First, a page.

1. Explain what a yield curve is, and the three different types of curves.
Explain Expectations Theory, and give an example.
2. Explain Liquidity Preference Theory, and give an example.
3.Explain Market Segmentation Theory, and give an example.
4. What is the I-Bond and why was it offered by the USD of Treasury?
5. Why do financial managers prefer to calculate values of projects or investments in present values?
6. What is meant by "the present value of a future amount"?
7. How would you calculate that?
8. What is the difference between simple and compound interest?
9. What is the difference between simple and compound interest?
11. What is the impact of international assets on a portfolio?
Is there more or less risk?
12. Explain the term Beta in determining risks in a portfolio or security.
13. What is an IPO? Give an example.
14. What does a firm have to do, legally before "going public"?
15. What are the differences between debt and equity capital?
16. What are the differences between common and preferred stock? Which would you prefer and why?
17. What risks do common stockholders take that other suppliers of long-term capital do not?© BrainMass Inc. brainmass.com June 3, 2020, 10:00 pm ad1c9bdddf
The response addresses the queries posted in 2011 Words,APA References
The curve relating to the maturity of debt and interest rates is called the yield curve. The yield curve may assume any shape, but it is generally upward sloping. It means that more the maturity greater the interest risk. In the other debt market, yield curve is used as the benchmark to find out the term structure of the interest rates. Mainly it is used to forecast the changes in economic output and growth.
The three different types of curves are as follows:
1. Normal yield curve: This yield curve depicts that yield is mainly depends on the maturity period. It means that longer maturity bonds have higher yield, due to high risk involved in it as compared to the short term bonds or securities.
2. Flat yield curve: Flat yield curve explains that both the yields i.e. short duration and long duration are quite similar. It is also termed as the economic conversion predictor.
3. Inverted yield curve: An inverted yield curve is results when the short term rates are higher than the long term rates (Van Horne, Wachowicz & Bhaduri, 2008).
The expectation theory supports the yield curve which is upward sloping, since investors always expect the short term rates to increase in the future. This implies that the long term rates will be higher than the short term rates. This theory also depicts that on the successive maturities, expected yield of the same security is determined by investor anticipations of interest rates in the future period of time. Expectation theory does assume that there is more efficiency in the capital markets and there are no transaction costs and investor's sole purpose is to maximize their returns. For example: Investor accepts 9% on bond in the first year and predicting the future rate will be 11%, but the expected current rate will be 10%. The average of the interest rates i.e. first year and following year is (9% + 11%)/2= 10% . thus we conclude that investors will earn the same average expected returns on all maturity combinations.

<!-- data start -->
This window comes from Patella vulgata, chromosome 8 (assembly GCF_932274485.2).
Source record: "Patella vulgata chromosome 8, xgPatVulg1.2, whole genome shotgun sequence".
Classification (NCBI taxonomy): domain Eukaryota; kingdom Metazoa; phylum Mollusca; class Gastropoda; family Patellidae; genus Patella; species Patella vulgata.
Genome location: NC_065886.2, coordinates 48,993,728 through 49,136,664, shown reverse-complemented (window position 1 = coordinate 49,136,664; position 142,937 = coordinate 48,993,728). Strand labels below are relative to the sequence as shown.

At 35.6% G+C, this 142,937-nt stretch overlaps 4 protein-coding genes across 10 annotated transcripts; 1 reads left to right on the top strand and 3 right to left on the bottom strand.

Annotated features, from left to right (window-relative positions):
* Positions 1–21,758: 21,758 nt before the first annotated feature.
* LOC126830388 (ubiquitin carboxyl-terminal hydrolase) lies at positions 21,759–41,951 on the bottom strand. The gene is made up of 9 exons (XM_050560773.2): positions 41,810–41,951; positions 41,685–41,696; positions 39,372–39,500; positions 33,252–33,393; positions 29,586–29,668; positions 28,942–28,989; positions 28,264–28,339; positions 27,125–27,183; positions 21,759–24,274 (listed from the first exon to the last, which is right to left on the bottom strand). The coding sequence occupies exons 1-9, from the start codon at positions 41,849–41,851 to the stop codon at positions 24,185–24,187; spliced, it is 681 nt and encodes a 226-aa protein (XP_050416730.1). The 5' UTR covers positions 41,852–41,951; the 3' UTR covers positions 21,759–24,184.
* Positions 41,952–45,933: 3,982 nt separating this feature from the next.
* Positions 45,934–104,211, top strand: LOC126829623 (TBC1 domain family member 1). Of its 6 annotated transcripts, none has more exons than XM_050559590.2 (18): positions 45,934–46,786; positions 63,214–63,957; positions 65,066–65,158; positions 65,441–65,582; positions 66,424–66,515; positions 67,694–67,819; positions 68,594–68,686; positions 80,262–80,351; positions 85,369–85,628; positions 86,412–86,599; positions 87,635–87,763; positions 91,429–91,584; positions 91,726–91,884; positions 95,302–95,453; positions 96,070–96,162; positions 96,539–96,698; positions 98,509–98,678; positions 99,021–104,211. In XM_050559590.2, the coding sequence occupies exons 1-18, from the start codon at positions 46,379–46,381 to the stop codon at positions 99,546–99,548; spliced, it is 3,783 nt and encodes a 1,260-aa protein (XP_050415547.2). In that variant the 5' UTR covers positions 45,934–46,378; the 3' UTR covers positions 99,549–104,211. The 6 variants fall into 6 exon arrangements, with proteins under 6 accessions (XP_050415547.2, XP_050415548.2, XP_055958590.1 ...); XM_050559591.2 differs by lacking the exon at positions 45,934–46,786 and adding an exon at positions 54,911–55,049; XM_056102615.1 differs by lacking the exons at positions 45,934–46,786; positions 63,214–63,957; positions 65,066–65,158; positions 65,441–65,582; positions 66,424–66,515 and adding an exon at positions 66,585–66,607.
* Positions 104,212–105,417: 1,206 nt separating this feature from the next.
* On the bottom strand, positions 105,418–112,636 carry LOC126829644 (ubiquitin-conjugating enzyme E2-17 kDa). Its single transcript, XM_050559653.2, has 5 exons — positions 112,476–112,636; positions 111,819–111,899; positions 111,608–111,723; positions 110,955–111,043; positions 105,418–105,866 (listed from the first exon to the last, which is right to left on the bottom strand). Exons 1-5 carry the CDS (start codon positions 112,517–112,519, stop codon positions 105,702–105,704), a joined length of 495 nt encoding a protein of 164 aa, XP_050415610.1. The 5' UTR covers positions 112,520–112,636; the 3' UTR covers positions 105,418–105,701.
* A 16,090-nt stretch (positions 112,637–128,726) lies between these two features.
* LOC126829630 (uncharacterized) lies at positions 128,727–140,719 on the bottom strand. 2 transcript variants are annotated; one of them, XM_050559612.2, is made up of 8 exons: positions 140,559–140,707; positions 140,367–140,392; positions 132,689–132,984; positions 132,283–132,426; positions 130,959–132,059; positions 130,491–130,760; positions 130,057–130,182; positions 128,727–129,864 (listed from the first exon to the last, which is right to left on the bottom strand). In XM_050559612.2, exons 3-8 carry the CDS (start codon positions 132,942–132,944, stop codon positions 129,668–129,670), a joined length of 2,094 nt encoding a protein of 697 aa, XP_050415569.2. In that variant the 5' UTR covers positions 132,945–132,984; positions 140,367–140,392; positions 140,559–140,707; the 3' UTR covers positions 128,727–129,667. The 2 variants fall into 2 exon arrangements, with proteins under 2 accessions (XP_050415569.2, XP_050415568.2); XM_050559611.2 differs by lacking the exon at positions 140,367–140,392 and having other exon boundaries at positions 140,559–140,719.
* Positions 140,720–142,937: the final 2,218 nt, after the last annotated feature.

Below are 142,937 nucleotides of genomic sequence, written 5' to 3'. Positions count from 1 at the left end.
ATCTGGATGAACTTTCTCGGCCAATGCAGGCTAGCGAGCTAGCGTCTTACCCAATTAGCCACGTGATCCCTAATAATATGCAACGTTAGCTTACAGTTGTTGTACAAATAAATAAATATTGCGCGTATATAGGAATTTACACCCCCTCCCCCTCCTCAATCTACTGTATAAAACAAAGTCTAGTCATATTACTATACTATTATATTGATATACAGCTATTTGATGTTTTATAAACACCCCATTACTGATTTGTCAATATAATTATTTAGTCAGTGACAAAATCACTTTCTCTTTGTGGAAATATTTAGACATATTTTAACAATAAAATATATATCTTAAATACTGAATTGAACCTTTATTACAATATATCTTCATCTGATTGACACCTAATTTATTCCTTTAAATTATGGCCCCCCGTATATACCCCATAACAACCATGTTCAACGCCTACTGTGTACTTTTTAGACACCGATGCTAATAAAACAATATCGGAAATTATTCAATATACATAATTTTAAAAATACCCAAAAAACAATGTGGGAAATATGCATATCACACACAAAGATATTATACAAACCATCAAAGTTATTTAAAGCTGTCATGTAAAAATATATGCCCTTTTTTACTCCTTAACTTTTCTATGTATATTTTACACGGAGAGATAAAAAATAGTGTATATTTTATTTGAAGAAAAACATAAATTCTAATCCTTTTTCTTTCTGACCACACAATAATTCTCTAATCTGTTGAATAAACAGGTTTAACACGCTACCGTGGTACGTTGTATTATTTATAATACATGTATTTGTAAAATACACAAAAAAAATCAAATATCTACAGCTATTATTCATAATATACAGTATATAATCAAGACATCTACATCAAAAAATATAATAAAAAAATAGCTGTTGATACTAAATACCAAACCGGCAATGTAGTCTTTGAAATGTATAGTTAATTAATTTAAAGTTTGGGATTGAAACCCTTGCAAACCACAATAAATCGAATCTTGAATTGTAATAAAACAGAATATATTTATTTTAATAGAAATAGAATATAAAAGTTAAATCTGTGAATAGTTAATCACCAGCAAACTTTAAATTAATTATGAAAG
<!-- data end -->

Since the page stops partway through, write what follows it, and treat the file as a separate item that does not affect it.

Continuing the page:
Liquidity preference theory depicts that higher cost of long term financing induce the investors to hold the bonds for the long duration of time. This theory explains that lenders are risk averse and risk generally increases with the length of lending time because it is more difficult to forecast the more distant future. For example: Investors, who are risk averse, always prefer to make short term investments because to predict the future changes is difficult for the investors.
The market segmentation theory assumes that the debt market is divided into several segments based on the maturity of debt. In each segment, the yield of debt depends on the demand and supply. Investor's preferences of each segment arise because they want to match the maturities of securities to reduce the susceptibility to interest rate changes. This theory also assumes that investors do not shift from one maturity to another in their borrowing-lending activities and therefore, the shifts in yields are caused by changes in the demand and supply of bonds of different maturities. Overall, it implies that investors strongly prefer to invest in assets with maturities matching their liabilities and ...
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